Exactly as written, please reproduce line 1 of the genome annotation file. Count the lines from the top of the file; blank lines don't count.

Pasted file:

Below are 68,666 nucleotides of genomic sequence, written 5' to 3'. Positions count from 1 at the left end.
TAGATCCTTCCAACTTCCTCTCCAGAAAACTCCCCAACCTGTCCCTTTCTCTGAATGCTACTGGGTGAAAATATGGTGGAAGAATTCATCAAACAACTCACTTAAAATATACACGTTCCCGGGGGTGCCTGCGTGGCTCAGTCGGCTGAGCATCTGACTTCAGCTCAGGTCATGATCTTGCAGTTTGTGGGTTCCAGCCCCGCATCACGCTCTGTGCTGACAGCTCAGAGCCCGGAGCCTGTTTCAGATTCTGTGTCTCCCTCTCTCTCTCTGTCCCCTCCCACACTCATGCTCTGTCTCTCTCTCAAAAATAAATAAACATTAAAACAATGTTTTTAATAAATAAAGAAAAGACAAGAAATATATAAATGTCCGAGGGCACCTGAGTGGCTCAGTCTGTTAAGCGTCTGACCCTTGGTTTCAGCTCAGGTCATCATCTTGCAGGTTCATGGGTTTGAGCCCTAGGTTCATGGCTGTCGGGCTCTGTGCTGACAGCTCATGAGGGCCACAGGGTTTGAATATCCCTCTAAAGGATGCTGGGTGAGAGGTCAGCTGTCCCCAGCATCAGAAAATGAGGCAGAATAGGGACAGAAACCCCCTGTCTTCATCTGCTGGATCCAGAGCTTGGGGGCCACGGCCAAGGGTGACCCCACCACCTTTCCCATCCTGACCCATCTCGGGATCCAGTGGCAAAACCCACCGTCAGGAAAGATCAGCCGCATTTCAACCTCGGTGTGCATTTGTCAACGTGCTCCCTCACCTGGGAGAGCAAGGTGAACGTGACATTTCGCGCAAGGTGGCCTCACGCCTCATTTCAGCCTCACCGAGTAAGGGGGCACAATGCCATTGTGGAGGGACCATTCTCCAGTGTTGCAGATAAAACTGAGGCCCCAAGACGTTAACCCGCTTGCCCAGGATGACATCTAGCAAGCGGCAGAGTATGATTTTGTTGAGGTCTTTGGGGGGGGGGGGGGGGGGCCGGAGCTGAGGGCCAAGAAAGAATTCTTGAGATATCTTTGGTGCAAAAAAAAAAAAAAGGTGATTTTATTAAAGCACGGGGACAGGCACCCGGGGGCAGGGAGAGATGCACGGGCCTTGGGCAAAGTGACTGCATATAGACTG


Below are 68,666 nucleotides of genomic sequence, written 5' to 3'. Positions count from 1 at the left end.